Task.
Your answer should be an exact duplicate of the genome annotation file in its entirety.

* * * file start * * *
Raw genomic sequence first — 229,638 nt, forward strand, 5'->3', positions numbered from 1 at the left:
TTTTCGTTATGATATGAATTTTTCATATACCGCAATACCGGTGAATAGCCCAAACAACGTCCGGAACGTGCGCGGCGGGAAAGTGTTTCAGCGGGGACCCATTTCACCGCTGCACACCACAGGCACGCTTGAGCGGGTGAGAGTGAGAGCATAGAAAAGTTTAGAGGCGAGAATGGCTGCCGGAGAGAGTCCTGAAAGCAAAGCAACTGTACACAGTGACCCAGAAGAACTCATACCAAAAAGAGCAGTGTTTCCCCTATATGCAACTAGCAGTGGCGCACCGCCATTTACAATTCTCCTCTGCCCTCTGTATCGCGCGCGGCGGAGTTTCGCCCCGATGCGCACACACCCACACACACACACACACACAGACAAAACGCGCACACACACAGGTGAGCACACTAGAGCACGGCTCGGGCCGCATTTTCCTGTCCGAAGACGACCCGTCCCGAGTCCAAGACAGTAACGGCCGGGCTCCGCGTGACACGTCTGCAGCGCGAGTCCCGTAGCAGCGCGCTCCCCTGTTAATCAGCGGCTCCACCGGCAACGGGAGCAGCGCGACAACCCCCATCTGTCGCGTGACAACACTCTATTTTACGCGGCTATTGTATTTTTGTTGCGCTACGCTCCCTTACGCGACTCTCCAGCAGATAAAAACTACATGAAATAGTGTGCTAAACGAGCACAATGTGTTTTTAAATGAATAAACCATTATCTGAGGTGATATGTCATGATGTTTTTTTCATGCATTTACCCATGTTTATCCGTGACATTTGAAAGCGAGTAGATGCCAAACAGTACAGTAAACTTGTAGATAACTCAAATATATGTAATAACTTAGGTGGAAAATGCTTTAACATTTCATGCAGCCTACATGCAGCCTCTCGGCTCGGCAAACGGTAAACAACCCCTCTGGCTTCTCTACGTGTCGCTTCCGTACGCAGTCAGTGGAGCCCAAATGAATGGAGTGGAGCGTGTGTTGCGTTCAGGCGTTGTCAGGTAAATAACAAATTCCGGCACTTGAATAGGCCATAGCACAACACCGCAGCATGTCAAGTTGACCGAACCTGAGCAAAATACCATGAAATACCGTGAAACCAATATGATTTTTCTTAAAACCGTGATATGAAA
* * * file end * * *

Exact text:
Raw genomic sequence first — 229,638 nt, forward strand, 5'->3', positions numbered from 1 at the left:
TTTTCGTTATGATATGAATTTTTCATATACCGCAATACCGGTGAATAGCCCAAACAACGTCCGGAACGTGCGCGGCGGGAAAGTGTTTCAGCGGGGACCCATTTCACCGCTGCACACCACAGGCACGCTTGAGCGGGTGAGAGTGAGAGCATAGAAAAGTTTAGAGGCGAGAATGGCTGCCGGAGAGAGTCCTGAAAGCAAAGCAACTGTACACAGTGACCCAGAAGAACTCATACCAAAAAGAGCAGTGTTTCCCCTATATGCAACTAGCAGTGGCGCACCGCCATTTACAATTCTCCTCTGCCCTCTGTATCGCGCGCGGCGGAGTTTCGCCCCGATGCGCACACACCCACACACACACACACACACAGACAAAACGCGCACACACACAGGTGAGCACACTAGAGCACGGCTCGGGCCGCATTTTCCTGTCCGAAGACGACCCGTCCCGAGTCCAAGACAGTAACGGCCGGGCTCCGCGTGACACGTCTGCAGCGCGAGTCCCGTAGCAGCGCGCTCCCCTGTTAATCAGCGGCTCCACCGGCAACGGGAGCAGCGCGACAACCCCCATCTGTCGCGTGACAACACTCTATTTTACGCGGCTATTGTATTTTTGTTGCGCTACGCTCCCTTACGCGACTCTCCAGCAGATAAAAACTACATGAAATAGTGTGCTAAACGAGCACAATGTGTTTTTAAATGAATAAACCATTATCTGAGGTGATATGTCATGATGTTTTTTTCATGCATTTACCCATGTTTATCCGTGACATTTGAAAGCGAGTAGATGCCAAACAGTACAGTAAACTTGTAGATAACTCAAATATATGTAATAACTTAGGTGGAAAATGCTTTAACATTTCATGCAGCCTACATGCAGCCTCTCGGCTCGGCAAACGGTAAACAACCCCTCTGGCTTCTCTACGTGTCGCTTCCGTACGCAGTCAGTGGAGCCCAAATGAATGGAGTGGAGCGTGTGTTGCGTTCAGGCGTTGTCAGGTAAATAACAAATTCCGGCACTTGAATAGGCCATAGCACAACACCGCAGCATGTCAAGTTGACCGAACCTGAGCAAAATACCATGAAATACCGTGAAACCAATATGATTTTTCTTAAAACCGTGATATGAAA